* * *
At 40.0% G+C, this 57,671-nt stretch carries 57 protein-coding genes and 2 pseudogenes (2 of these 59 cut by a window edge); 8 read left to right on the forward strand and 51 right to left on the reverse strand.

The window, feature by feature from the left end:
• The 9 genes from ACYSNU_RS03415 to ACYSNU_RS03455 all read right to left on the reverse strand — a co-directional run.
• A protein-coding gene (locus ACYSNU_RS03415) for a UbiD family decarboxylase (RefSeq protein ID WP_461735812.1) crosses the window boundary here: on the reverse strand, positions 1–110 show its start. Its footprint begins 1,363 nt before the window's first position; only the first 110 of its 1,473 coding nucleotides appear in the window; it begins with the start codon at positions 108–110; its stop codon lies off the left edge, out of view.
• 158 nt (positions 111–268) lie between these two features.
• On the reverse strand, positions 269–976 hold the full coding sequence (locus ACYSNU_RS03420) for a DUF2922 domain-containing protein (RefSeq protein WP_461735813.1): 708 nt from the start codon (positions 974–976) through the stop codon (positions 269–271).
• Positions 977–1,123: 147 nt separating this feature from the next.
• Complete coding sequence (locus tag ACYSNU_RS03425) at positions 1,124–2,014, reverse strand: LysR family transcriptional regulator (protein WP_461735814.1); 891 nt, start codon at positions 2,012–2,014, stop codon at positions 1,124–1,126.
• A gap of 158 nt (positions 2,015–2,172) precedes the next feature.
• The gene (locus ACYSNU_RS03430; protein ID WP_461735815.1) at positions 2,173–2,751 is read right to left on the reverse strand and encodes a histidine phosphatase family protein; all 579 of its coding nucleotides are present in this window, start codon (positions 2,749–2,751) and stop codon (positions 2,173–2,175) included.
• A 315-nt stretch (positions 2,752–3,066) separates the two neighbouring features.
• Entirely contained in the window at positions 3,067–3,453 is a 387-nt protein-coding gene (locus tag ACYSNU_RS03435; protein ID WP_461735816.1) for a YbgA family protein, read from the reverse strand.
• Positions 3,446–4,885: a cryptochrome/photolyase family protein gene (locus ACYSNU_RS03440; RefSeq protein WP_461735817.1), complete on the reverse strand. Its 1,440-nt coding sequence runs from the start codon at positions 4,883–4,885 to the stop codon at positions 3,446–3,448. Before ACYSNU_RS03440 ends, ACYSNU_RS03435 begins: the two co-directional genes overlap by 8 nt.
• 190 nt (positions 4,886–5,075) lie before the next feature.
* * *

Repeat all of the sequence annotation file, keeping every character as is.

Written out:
At 40.0% G+C, this 57,671-nt stretch carries 57 protein-coding genes and 2 pseudogenes (2 of these 59 cut by a window edge); 8 read left to right on the forward strand and 51 right to left on the reverse strand.

The window, feature by feature from the left end:
• The 9 genes from ACYSNU_RS03415 to ACYSNU_RS03455 all read right to left on the reverse strand — a co-directional run.
• A protein-coding gene (locus ACYSNU_RS03415) for a UbiD family decarboxylase (RefSeq protein ID WP_461735812.1) crosses the window boundary here: on the reverse strand, positions 1–110 show its start. Its footprint begins 1,363 nt before the window's first position; only the first 110 of its 1,473 coding nucleotides appear in the window; it begins with the start codon at positions 108–110; its stop codon lies off the left edge, out of view.
• 158 nt (positions 111–268) lie between these two features.
• On the reverse strand, positions 269–976 hold the full coding sequence (locus ACYSNU_RS03420) for a DUF2922 domain-containing protein (RefSeq protein WP_461735813.1): 708 nt from the start codon (positions 974–976) through the stop codon (positions 269–271).
• Positions 977–1,123: 147 nt separating this feature from the next.
• Complete coding sequence (locus tag ACYSNU_RS03425) at positions 1,124–2,014, reverse strand: LysR family transcriptional regulator (protein WP_461735814.1); 891 nt, start codon at positions 2,012–2,014, stop codon at positions 1,124–1,126.
• A gap of 158 nt (positions 2,015–2,172) precedes the next feature.
• The gene (locus ACYSNU_RS03430; protein ID WP_461735815.1) at positions 2,173–2,751 is read right to left on the reverse strand and encodes a histidine phosphatase family protein; all 579 of its coding nucleotides are present in this window, start codon (positions 2,749–2,751) and stop codon (positions 2,173–2,175) included.
• A 315-nt stretch (positions 2,752–3,066) separates the two neighbouring features.
• Entirely contained in the window at positions 3,067–3,453 is a 387-nt protein-coding gene (locus tag ACYSNU_RS03435; protein ID WP_461735816.1) for a YbgA family protein, read from the reverse strand.
• Positions 3,446–4,885: a cryptochrome/photolyase family protein gene (locus ACYSNU_RS03440; RefSeq protein WP_461735817.1), complete on the reverse strand. Its 1,440-nt coding sequence runs from the start codon at positions 4,883–4,885 to the stop codon at positions 3,446–3,448. Before ACYSNU_RS03440 ends, ACYSNU_RS03435 begins: the two co-directional genes overlap by 8 nt.
• 190 nt (positions 4,886–5,075) lie before the next feature.